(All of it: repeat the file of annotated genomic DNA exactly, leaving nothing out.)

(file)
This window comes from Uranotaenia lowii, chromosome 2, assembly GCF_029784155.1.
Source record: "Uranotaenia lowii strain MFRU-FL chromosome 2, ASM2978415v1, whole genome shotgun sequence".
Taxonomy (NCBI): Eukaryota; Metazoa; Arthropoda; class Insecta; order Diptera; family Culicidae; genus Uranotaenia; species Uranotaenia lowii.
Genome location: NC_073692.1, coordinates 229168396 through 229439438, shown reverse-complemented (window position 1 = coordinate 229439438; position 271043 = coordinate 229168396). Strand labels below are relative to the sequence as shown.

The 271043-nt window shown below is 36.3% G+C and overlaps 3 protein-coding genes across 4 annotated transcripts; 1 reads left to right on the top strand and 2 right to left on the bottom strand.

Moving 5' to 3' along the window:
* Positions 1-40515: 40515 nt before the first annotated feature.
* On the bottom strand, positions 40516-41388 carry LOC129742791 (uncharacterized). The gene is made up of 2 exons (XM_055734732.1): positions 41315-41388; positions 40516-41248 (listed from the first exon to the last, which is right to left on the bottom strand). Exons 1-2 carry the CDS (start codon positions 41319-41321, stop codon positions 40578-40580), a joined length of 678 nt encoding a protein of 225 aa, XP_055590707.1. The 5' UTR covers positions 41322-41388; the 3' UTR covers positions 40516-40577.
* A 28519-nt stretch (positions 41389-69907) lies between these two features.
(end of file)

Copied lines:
This window comes from Uranotaenia lowii, chromosome 2, assembly GCF_029784155.1.
Source record: "Uranotaenia lowii strain MFRU-FL chromosome 2, ASM2978415v1, whole genome shotgun sequence".
Taxonomy (NCBI): Eukaryota; Metazoa; Arthropoda; class Insecta; order Diptera; family Culicidae; genus Uranotaenia; species Uranotaenia lowii.
Genome location: NC_073692.1, coordinates 229168396 through 229439438, shown reverse-complemented (window position 1 = coordinate 229439438; position 271043 = coordinate 229168396). Strand labels below are relative to the sequence as shown.

The 271043-nt window shown below is 36.3% G+C and overlaps 3 protein-coding genes across 4 annotated transcripts; 1 reads left to right on the top strand and 2 right to left on the bottom strand.

Moving 5' to 3' along the window:
* Positions 1-40515: 40515 nt before the first annotated feature.
* On the bottom strand, positions 40516-41388 carry LOC129742791 (uncharacterized). The gene is made up of 2 exons (XM_055734732.1): positions 41315-41388; positions 40516-41248 (listed from the first exon to the last, which is right to left on the bottom strand). Exons 1-2 carry the CDS (start codon positions 41319-41321, stop codon positions 40578-40580), a joined length of 678 nt encoding a protein of 225 aa, XP_055590707.1. The 5' UTR covers positions 41322-41388; the 3' UTR covers positions 40516-40577.
* A 28519-nt stretch (positions 41389-69907) lies between these two features.